Tuesday, July 5, 2011

Ask Megan: Deciphering Coupon Lingo

This is a topic that took me a lot of practice to understand, and I don't think you can ever completely comprehend because it changes constantly. However, there are some abbreviations and definitions that are commonly used and finite, so I thought I would give you a quick list of them all.

So, first off, here is a list of commonly used acronyms.
Types of Inserts -
RP - Red Plum
SS - Smart Source
PG - Proctor and Gamble (P&G)
GM - General Mills

Drugstore Lingo - 
ECB - Extra Care Bucks (CVS Pharmacy)
RR - Register Rewards (Walgreens)
IVC - Instant Value Coupon (Walgreens)

Common Abbreviations - 
B1G1 or BOGO - Buy 1 Get 1 Free
B2G1 - Buy 2 Get 1 Free
EX - Expiration or Expires On
GC - Gift Card
MC or MQ - Manufacturer's Coupon
MIR - Mail In Rebate
OOP - Out of Pocket
SC - Store Coupon
TMF - Try Me Free
UPC - Universal Product Code or Bar Code

So, now that we have the basic abbreviations, there are a few other terms that are not usually abbreviated, but still don't make much sense when you are new to the world of couponing. 

Stacking - This is something that I post about pretty much every day, but I have never fully explained. Stacking refers to using more than one coupon. The kicker is, these cannot both be the same type of coupons, and by type I mean you could not use two coupons that say Manufacturer's Coupon on the same item, nor could you use two Store Coupons on the same item. Stacking means using one of each. For example, Target has a constant supply of Store Coupons available to print on their website. Well, these are good by themselves but can be even better if you have a Manufacturer's coupon from the newspaper or some other source for the same product. Most stores allow stacking, however you should ask before you try to do this if you are at all unsure to avoid any complications.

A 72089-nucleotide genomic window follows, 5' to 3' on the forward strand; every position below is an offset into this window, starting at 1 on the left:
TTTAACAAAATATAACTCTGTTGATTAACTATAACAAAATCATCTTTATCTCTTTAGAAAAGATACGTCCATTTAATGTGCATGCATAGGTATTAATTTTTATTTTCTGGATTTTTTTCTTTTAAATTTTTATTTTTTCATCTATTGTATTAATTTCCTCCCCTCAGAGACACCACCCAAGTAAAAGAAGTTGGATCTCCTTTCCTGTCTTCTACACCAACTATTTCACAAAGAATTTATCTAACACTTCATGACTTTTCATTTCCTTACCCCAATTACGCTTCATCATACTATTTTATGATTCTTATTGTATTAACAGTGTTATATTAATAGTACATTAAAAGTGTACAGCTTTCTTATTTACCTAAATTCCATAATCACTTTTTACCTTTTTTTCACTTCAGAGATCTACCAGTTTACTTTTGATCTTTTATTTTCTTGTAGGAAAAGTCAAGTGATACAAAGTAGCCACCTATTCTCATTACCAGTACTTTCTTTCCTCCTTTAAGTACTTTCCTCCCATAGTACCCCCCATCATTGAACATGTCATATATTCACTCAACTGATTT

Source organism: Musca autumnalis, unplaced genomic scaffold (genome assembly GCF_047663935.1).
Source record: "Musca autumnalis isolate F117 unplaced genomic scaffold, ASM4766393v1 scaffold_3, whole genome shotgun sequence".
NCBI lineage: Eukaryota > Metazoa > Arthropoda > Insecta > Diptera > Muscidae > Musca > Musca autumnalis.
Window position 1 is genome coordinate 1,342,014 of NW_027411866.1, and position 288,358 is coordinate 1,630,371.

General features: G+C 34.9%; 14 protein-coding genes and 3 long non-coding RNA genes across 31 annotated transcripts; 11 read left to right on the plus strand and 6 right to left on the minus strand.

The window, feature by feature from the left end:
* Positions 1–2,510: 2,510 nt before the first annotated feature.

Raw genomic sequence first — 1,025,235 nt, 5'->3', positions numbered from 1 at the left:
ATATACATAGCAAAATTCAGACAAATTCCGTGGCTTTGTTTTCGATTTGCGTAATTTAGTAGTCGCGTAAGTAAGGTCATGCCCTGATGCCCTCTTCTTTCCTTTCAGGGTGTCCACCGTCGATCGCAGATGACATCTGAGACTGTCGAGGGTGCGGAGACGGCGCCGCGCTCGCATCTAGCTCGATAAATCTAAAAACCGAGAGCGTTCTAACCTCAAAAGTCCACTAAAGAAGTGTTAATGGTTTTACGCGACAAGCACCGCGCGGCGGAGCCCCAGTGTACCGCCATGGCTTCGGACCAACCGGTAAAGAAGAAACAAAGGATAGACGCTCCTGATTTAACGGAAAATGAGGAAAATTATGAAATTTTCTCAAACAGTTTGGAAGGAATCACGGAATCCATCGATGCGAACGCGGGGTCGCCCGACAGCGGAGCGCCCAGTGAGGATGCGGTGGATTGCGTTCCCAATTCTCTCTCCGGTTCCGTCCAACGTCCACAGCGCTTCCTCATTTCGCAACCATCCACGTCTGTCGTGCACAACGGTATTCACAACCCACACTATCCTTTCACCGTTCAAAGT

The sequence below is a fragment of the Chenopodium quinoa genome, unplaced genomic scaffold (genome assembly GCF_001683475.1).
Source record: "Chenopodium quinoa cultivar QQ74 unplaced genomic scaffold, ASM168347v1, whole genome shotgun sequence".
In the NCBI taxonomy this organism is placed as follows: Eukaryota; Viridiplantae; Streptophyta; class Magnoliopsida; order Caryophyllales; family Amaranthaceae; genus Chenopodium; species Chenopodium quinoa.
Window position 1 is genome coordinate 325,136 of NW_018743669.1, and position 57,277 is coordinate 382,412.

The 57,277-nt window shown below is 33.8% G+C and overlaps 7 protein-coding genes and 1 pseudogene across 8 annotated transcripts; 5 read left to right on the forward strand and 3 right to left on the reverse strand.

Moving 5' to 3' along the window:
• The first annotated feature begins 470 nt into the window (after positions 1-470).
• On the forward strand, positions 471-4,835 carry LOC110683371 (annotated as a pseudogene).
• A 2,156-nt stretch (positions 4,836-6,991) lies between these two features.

Overage - This is something that is accepted in some stores, but not in all, so you need to check before you try to do this. If you have coupons that exceed the value of your item, whether it's due to a sale or whatever, it does happen. When it does, we call that overage, meaning it is the amount of money that your coupons go over the cost of your total. Some stores, like Walmart, will actually pay you cash if you go over and don't want any other items, but most stores either do not allow it or would just apply your overage toward other items you buy, making their price lower.

Filler - This refers to any low priced item that you would use if you need to reach a certain total to get a deal. Sometimes, you can have coupons that end up giving you overage. Well, most stores will not just give you cash back when your coupons exceed the value of your total, so you would need to buy other items to absorb that overage. These items are called filler items because they fill in the space between your overage and the total you already had. 

Have I missed anything? If you have any terms you would like explained, please leave a comment or message me at showandtellmeg@gmail.com and I will add it to the list!

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